Where is the Lean Cuisine? (West Bank)

Part I of Debra’s Excellent Adventures in Palestinian Cooking

Spice shop in UAE
Spice shop in UAE


While in Bethlehem, I am living in a fully furnished apartment by myself. This is a good situation, except at feeding times. There is no room service to bring me over-priced spaghetti, and no hotel restaurant for my immediate caloric gratification. It seems that I have to do something I’ve only read about in foreign novels: cook for myself. Of course, I shouldn’t exaggerate. I do cook for myself at home. But for me, “cooking for myself” equals “putting frozen food-like product in microwave and pushing button.”

Alas, my kitchen here does not have a microwave. I do not know if this is because it is a mere rental, or if this shocking lack of a basic human necessity is shared by all members of the Palestinian community. In any case, I quickly realized I needed to find another source of cooking heat, unless I wanted to eat raw stray cats for dinner. My landlord pointed out a large white object on top of which were four dark circles covered by dark iron lines in the shape of a star. The side of the object could be opened, and items could be placed inside of it. I thought at first this was some sort of exotic religious contraption used for sacrifices and perhaps the burning of frankincense and myrrh. However, my landlord explained to me that this is called an OVEN and a STOVE. It looks something like this:

Natives use this for cooking
Natives use this for cooking


He explained that when used properly, the OVEN and STOVE can be an invaluable tool for heating up food. Hmmm. Interesting. I figured it wouldn’t hurt to give it a try.

The next step was to find some food to insert into this contraption. My landlord told me that there is a supermarket only a block away, so finding food would not be a problem. I walked to the market, expecting an equivalent of Kowalksi’s or the Target grocery section, except perhaps with more hummus. However, Supermarket Khleif (pronounced like you are trying to rid your throat of a foreign object) was not exactly the same as the grocery stores at home. First of all, it was much smaller—maybe five aisles instead of 35. I could forgive the size, but I was shocked to learn that everything was in Arabic rather than in English. What are these people thinking?
Well, I figured I would just go to the produce section and grab some stuff from the salad bar. I don’t need language skills for that. Hmmmmm….where is the salad bar? Ummmm, where is the produce? I circled the store several times looking for fresh fruits and vegetables and couldn’t find any. Do they not eat produce in Bethlehem? Is there some religious prohibition against salad? I was perplexed and starting to panic. Well, I would get some protein instead. Where was the dead animal section? I couldn’t see any boneless, skinless, free-range, antibiotic-free chicken breasts anywhere. What exactly do people eat here?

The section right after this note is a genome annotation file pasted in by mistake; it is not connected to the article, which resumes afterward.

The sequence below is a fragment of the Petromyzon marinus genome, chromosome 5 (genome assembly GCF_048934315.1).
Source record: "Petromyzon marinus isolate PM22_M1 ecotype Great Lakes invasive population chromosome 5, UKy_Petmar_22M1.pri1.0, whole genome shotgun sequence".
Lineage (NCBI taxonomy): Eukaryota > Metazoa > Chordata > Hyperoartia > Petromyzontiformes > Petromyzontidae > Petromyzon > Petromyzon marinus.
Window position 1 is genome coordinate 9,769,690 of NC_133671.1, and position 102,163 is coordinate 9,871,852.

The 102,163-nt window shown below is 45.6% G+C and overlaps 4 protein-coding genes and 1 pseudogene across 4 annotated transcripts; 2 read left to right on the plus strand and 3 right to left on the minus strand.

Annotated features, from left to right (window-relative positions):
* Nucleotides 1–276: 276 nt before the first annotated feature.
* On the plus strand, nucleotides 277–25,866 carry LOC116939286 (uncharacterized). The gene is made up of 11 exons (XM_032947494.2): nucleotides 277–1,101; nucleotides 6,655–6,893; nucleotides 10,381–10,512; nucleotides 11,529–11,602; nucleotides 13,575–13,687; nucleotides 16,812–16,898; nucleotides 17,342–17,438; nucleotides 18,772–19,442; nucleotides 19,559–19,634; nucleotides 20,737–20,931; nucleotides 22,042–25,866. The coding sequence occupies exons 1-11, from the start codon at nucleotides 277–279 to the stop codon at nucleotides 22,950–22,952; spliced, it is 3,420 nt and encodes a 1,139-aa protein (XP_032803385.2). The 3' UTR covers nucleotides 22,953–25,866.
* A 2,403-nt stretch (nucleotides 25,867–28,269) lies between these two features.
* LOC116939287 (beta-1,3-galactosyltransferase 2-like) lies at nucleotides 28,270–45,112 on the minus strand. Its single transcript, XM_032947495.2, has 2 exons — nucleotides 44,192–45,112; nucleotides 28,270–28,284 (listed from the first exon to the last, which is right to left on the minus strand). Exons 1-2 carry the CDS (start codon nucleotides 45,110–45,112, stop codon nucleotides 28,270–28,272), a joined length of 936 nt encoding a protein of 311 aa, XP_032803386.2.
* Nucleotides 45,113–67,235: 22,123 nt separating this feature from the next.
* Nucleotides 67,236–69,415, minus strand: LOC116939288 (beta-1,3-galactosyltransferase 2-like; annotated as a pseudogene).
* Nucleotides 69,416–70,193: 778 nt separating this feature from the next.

The aisles were full of stuff in packages, but I didn’t know what most of it was, or what to do with it if I did know. It seemed that there was one full aisle of crackers, cookies, candies and other fun stuff. I backed away slowly to avoid temptation. Other aisles contained pure mystery and I started to have dark fantasies about needing to walk the streets of Bethlehem at night, armed with a steak knife, looking for prey to kill simply in order to survive. I would be arrested for terrorism when really I just wanted a nice big salad with chicken breast meat and perhaps some Balsamic Vinaigrette. Then I had the bright idea of frozen food. Frozen dinners are a universal, right? I’d just get a few Lean Cuisines and insert them into the thing called OVEN.
Or not. I could not find any frozen dinners either. In what state of barbarianism do these people live? By this time, I was in a state of pure panic, bordering on tears. Fortunately, I found the refrigerated section and I recognized a few things. That stuff looked like hummus; I grabbed it. That white stuff looked familiar. Could it be yogurt? Good. And look! They had Laughing Cow cheese wedges—truly a universal product. I started to breathe easier. If I could just find some bread, I would have dinner tonight.
Where was the freaking bread? They had to have bread! I decided to ask for help. I went up to the man behind the counter and wished him peace, if God were willing to grant it. He wished the same for me. I searched frantically in my brain’s weak Arabic files for how to say “bread.” My most recent Arabic lessons came to mind instead: Waladee Ta’mal fil umammil motaheeda and Rooseea Balad KaBeer Jiddan.I decided, however, that “My father works at the United Nations” and “Russia is a very big country” would not be helpful at this juncture.
Finally, I remembered the Arabic word for “bread” and I expelled the sound “chubz???” The clerks said, “Na’am” and pointed behind me to a stack of pita bread. I thanked him, bought the bread, hummus and cheese, and made a hasty retreat. Dinner was ready

Author: DebraB

I am a Professor of English at Concordia University-St. Paul. I have a Ph.D. from the University of Wisconsin-Madison. My research interests include American literature, contemporary literature, Middle Eastern literature, African literature and feminist theory.

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